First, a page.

How Often Does SSI Check Your Bank Account?
In 2020 alone, the Social Security Administration (SSA) paid 60 billion dollars in Supplement Security Income (SSI) to about 8 million recipients.
MJ Ellis Disability Law has extensive experience guiding clients through the maze of federal rules and regulations that apply to your SSI claim, including how, when, and why SSI would check your bank account. We’re here to help you understand every part of your SSI benefits and how to set up your accounts to comply with your SSI eligibility.
2022 eligibility for SSI requires a recipient to receive no more than $841 per month in unearned income. For couples who both receive SSI, the maximum unearned income limit is $1,281 per month. Notice that these limits apply only to unearned income. Because a substantial portion of earned income is exempted from being counted by the SSA against the monthly limit, recipients could earn more in some cases.
As we explain in this blog post, SSI can check your bank accounts anywhere from every one year to six years, or when you experience certain life-changing experiences.
The 2022 maximum amount of available financial resources for SSI eligibility remains at $2,000 for individuals and $3,000 for couples. The law requires every SSI recipient to accurately report their income and assets to SSI. Still, in 2020, SSA issued more than $6.8 billion in overpayments. The primary cause of overpayments was the failure of SSI recipients to report resources above the allowable limit.
The Social Security Administration Checks Your Bank Accounts
The SSA has several methods of checking to verify that SSI recipients are accurately reporting their income and available resources. Traditionally, the SSA depended on recipients’ self-reporting and having SSA employees contact financial institutions to inquire about individuals’ accounts.
Now, advancing technology allows the SSA to automatically check the balances in recipients’ bank accounts, and to search a geographical area to find unreported accounts. The Access to Financial Institutions (AFI) process is authorized by each SSI applicant as a condition of SSI benefits eligibility.
The AFI process allows the SSA to verify alleged bank account balances and to find unreported financial resources under the names of recipients and “deemors” (people whose income or resources are deemed by SSA to be available to the SSI recipient).
When And How Often Does SSI Check Your Bank Accounts?
The SSA routinely uses the Access to Financial Institutions (AFI) system and other means to verify bank accounts when certain events occur. They can also check banks and other financial institutions for accounts bearing an SSI recipient’s name when changes in circumstance occur like marriage, moving a residence, and starting, changing, or leaving a part-time job.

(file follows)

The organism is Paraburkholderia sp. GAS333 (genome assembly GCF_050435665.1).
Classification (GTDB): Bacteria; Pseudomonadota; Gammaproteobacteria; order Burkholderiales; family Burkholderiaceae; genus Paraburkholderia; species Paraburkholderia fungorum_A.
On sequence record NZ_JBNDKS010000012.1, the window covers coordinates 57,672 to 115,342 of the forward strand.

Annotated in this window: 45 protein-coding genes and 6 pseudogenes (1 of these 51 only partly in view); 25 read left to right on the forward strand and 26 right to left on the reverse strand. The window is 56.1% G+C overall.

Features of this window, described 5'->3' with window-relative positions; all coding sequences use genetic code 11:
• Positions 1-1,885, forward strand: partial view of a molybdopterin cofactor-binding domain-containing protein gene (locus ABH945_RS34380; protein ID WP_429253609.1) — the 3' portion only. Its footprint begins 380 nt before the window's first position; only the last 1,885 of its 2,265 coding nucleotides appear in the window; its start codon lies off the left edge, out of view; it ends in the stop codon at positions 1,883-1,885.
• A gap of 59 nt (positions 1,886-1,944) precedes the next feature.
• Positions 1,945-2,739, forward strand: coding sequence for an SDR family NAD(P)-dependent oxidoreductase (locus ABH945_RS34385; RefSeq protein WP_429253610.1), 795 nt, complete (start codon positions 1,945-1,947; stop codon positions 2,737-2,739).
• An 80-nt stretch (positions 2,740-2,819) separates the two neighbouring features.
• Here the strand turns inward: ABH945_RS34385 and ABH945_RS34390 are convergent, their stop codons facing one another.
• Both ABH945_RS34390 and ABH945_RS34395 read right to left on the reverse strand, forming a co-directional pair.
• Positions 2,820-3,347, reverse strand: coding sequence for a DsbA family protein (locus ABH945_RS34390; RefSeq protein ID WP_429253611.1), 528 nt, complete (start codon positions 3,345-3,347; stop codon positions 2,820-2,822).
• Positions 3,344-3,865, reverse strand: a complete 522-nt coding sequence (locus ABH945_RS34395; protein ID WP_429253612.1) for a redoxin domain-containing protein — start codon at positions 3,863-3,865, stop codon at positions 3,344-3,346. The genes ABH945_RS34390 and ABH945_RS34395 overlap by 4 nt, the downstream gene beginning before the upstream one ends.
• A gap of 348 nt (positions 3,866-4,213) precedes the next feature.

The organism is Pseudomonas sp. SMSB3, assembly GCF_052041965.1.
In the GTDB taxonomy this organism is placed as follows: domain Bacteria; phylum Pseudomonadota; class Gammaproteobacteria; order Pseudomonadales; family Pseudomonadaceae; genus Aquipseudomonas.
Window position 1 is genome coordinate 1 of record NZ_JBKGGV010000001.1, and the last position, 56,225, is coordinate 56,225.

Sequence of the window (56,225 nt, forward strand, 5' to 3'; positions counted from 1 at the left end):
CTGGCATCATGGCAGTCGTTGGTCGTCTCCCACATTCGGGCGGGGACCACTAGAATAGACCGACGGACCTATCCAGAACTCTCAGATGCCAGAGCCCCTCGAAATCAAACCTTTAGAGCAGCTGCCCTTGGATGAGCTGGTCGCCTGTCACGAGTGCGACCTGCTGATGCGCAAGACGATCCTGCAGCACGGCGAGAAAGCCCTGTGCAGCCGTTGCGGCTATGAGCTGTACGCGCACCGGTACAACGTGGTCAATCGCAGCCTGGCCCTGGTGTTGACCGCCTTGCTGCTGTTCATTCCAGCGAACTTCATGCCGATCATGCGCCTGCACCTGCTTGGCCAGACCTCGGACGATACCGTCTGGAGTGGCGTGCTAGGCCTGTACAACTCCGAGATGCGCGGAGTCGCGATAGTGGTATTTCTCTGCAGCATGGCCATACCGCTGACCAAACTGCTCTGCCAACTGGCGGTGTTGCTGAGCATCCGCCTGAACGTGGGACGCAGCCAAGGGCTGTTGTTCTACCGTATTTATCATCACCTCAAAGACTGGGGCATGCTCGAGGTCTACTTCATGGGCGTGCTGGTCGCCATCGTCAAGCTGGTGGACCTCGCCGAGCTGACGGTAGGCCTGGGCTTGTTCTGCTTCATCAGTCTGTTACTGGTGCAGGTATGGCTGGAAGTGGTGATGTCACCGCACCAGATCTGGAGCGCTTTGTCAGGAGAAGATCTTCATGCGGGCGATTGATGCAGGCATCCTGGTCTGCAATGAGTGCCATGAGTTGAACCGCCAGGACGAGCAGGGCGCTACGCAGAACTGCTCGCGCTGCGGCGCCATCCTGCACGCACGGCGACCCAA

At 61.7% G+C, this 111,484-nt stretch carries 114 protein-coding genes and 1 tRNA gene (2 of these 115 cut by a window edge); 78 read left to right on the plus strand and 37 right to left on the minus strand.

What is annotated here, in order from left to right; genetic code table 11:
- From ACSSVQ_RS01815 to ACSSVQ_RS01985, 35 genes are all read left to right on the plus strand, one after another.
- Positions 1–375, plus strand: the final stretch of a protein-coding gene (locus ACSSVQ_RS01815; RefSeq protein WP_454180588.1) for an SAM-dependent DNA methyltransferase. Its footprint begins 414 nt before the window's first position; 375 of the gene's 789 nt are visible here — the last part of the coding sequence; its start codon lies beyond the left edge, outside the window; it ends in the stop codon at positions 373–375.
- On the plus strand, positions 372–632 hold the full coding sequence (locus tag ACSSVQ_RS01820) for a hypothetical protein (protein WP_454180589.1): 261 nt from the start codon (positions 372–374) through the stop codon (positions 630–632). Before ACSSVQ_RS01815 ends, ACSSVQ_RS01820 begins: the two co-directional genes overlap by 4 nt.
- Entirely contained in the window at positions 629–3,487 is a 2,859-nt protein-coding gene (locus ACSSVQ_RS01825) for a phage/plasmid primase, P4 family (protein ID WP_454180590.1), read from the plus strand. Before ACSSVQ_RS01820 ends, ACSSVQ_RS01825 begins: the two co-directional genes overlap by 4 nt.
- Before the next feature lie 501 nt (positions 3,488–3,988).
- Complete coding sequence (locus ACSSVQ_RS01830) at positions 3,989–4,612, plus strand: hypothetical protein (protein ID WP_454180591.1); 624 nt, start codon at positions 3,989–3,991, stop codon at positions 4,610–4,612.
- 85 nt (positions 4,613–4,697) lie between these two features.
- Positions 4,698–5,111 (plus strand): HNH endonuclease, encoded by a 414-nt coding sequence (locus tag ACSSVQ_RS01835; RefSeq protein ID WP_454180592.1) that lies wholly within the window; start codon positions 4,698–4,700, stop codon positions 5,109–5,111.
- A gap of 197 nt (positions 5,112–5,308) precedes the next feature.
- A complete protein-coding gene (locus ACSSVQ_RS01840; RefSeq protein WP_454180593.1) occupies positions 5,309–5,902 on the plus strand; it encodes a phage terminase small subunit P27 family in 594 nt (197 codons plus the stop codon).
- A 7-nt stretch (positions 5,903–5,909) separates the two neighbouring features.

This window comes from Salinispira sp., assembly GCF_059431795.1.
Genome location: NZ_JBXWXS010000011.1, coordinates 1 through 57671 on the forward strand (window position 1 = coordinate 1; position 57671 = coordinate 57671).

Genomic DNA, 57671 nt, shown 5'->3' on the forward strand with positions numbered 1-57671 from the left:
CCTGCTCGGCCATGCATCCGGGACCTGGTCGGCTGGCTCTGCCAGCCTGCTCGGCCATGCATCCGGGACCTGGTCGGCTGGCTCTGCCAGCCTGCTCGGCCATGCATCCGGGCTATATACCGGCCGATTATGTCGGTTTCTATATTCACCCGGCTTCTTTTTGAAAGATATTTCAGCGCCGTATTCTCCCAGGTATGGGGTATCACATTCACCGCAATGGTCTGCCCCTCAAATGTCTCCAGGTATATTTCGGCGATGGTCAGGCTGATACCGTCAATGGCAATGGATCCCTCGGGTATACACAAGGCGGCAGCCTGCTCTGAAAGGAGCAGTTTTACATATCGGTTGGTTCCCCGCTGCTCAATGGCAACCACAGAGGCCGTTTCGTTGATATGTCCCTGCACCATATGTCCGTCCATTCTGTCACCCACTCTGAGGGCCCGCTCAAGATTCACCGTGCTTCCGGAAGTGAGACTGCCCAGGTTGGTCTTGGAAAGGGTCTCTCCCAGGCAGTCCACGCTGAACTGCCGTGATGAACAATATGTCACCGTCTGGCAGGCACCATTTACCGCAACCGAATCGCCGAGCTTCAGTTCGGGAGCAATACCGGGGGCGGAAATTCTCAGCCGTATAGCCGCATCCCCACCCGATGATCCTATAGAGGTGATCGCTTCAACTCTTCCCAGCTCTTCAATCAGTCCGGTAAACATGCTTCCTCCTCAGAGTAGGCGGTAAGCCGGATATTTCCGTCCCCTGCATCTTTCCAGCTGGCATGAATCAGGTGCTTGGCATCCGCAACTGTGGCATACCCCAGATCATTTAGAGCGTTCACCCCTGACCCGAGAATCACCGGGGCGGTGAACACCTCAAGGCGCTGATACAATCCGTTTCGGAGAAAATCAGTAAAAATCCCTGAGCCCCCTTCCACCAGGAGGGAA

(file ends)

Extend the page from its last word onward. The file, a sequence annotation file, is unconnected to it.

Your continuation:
When the SSA does check your accounts and assets through the Access to Financial Institutions process, the search for hidden or unknown assets is very thorough. Each SSI recipient is the subject of 10 geographic searches to ensure that any outlying communities’ financial institutions are included in the investigation.
Scheduled Events When SSI Checks Bank Accounts:
Applying for SSI — Every SSI applicant is subject to an AFI bank account search to verify the information reported in the application. Only when the resources detected by the AFI system are under the resource limit will an SSI applicant qualify for benefit payments.
Redetermination of Eligibility — SSI recipients’ cases are periodically reexamined to determine if the person still meets the income and financial resource eligibility limits. The SSA asserts that it checks the financial eligibility of every SSI recipient every 1 to 6 years. This procedure does not necessarily coincide with the Continuing Disability Review (PDR) performed to confirm the recipient still suffers from a qualifying disability. The financial eligibility redeterminations limit the inquiry to information relating to earned and unearned income, bank accounts, and other available resources, deemed income, and living arrangements.
Unscheduled SSI Reviews of Recipients’ Bank Accounts — To minimize the rate of overpayments to SSI recipients whose income or resources exceed eligibility limits, the SSA is focusing on preventing future overpayments rather than trying to detect them after the payments are made. This approach means that anytime a recipient experiences a significant life event, the SSA may use that opportunity to conduct a full AFI financial resource verification check.
Events that are most likely to cause an AFI procedure include getting married, moving, changing the number of household members, or changing any employment hours or salary.
Whose Accounts Get Checked?
Every SSI applicant or recipient needs to know the nature of every account on which they are named as an account owner. If an SSI recipient is named on a joint bank account, the SSA generally considers every cent in the account to be an available resource to the recipient, even though the deposited funds all came from the other joint account holder. The key question is whether the SSI recipient has the power to withdraw funds from the account. Only when an account limits the SSI recipient’s power to withdraw or use funds will the SSA agree not to count the money as an available resource. This would apply to an account controlled by another person, an account requiring a third-party signature, or trust accounts under the control of a trustee who is not the SSI recipient.